Soil-transmitted helminths: A critical review of the impact of co-infections and implications for control and elimination

Sarah Lebu, Winnie Kibone, Chimdi C Muoghalu, Stephen Ochaya, Aaron Salzberg, Felix Bongomin, Musa Manga

Research output: Contribution to journalReview articlepeer-review


Researchers have raised the possibility that soil-transmitted helminth (STH) infections might modify the host's immune response against other systemic infections. STH infections can alter the immune response towards type 2 immunity that could then affect the likelihood and severity of other illnesses. However, the importance of co-infections is not completely understood, and the impact and direction of their effects vary considerably by infection. This review synthesizes evidence regarding the relevance of STH co-infections, the potential mechanisms that explain their effects, and how they might affect control and elimination efforts. According to the literature reviewed, there are both positive and negative effects associated with STH infections on other diseases such as malaria, human immunodeficiency virus (HIV), tuberculosis, gestational anemia, pediatric anemia, neglected tropical diseases (NTDs) like lymphatic filariasis, onchocerciasis, schistosomiasis, and trachoma, as well as Coronavirus Disease 2019 (COVID-19) and human papillomavirus (HPV). Studies typically describe how STHs can affect the immune system and promote increased susceptibility, survival, and persistence of the infection in the host by causing a TH2-dominated immune response. The co-infection of STH with other diseases has important implications for the development of treatment and control strategies. Eliminating parasites from a human host can be more challenging because the TH2-dominated immune response induced by STH infection can suppress the TH1 immune response required to control other infections, resulting in an increased pathogen load and more severe disease. Preventive chemotherapy and treatment are currently the most common approaches used for the control of STH infections, but these approaches alone may not be adequate to achieve elimination goals. Based on the conclusions drawn from this review, integrated approaches that combine drug administration with water, sanitation and hygiene (WASH) interventions, hygiene education, community engagement, and vaccines are most likely to succeed in interrupting the transmission of STH co-infections. Gaining a better understanding of the behavior and relevance of STH co-infections in the context of elimination efforts is an important intermediate step toward reducing the associated burden of disease.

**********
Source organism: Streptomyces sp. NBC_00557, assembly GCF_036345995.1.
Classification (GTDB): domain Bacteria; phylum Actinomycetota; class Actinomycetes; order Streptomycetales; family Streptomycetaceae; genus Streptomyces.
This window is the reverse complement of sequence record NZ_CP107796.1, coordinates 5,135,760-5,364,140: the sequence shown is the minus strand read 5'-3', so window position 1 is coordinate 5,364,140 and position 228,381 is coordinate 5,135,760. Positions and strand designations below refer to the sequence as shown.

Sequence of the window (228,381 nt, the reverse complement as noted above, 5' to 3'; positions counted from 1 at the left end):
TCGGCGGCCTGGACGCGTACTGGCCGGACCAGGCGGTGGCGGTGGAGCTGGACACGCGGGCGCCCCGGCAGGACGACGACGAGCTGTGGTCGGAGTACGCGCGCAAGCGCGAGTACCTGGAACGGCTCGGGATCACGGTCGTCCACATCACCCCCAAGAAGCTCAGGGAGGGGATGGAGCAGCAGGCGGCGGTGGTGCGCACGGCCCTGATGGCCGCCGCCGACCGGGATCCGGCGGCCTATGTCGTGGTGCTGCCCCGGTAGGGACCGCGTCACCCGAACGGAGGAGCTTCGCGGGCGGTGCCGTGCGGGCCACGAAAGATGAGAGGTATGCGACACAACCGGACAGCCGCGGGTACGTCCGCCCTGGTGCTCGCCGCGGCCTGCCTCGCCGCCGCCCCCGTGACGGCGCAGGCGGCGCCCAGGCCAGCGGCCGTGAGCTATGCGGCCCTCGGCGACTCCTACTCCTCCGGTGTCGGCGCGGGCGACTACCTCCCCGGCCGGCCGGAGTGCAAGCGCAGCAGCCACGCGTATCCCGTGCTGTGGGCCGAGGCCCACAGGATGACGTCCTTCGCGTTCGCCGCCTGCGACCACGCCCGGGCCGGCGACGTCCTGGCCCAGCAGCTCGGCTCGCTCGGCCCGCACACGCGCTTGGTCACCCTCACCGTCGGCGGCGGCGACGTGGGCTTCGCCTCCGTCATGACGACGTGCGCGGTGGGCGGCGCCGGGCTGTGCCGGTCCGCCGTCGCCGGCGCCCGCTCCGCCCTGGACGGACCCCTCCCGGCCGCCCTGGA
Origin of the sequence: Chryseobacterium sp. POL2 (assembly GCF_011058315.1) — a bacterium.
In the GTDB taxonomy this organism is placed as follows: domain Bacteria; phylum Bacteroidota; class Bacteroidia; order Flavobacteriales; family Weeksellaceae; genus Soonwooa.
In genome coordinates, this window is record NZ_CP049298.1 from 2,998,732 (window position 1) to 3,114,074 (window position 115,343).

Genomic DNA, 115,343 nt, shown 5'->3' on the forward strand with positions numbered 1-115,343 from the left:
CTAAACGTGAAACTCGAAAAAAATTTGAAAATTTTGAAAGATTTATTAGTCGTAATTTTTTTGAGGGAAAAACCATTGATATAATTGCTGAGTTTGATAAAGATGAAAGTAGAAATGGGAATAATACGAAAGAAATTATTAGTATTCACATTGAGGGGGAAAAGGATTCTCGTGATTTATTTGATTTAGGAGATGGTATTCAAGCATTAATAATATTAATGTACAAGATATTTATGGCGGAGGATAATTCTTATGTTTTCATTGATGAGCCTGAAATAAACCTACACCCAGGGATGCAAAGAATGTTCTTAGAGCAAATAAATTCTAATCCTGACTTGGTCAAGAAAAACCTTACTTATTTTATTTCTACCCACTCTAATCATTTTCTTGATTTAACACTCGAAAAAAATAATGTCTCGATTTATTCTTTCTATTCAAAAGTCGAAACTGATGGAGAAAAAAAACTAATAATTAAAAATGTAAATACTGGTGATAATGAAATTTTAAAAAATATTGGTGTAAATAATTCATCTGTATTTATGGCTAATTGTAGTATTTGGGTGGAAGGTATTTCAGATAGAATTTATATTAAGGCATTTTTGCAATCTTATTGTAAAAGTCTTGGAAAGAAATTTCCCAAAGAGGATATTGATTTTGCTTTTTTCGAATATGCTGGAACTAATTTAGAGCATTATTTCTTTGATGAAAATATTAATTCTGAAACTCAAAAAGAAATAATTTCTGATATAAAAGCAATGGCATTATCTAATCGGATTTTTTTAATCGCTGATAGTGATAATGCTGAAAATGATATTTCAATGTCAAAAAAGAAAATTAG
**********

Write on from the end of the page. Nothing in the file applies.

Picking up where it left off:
Original languageEnglish
Article numbere0011496
Pages (from-to)e0011496
JournalPLOS Neglected Tropical Diseases
Issue number8
Publication statusPublished - 10 Aug 2023


  • Animals
  • Child
  • Humans
  • Coinfection
  • Soil/parasitology
  • COVID-19
  • Helminths/physiology
  • Helminthiasis/epidemiology
  • Prevalence


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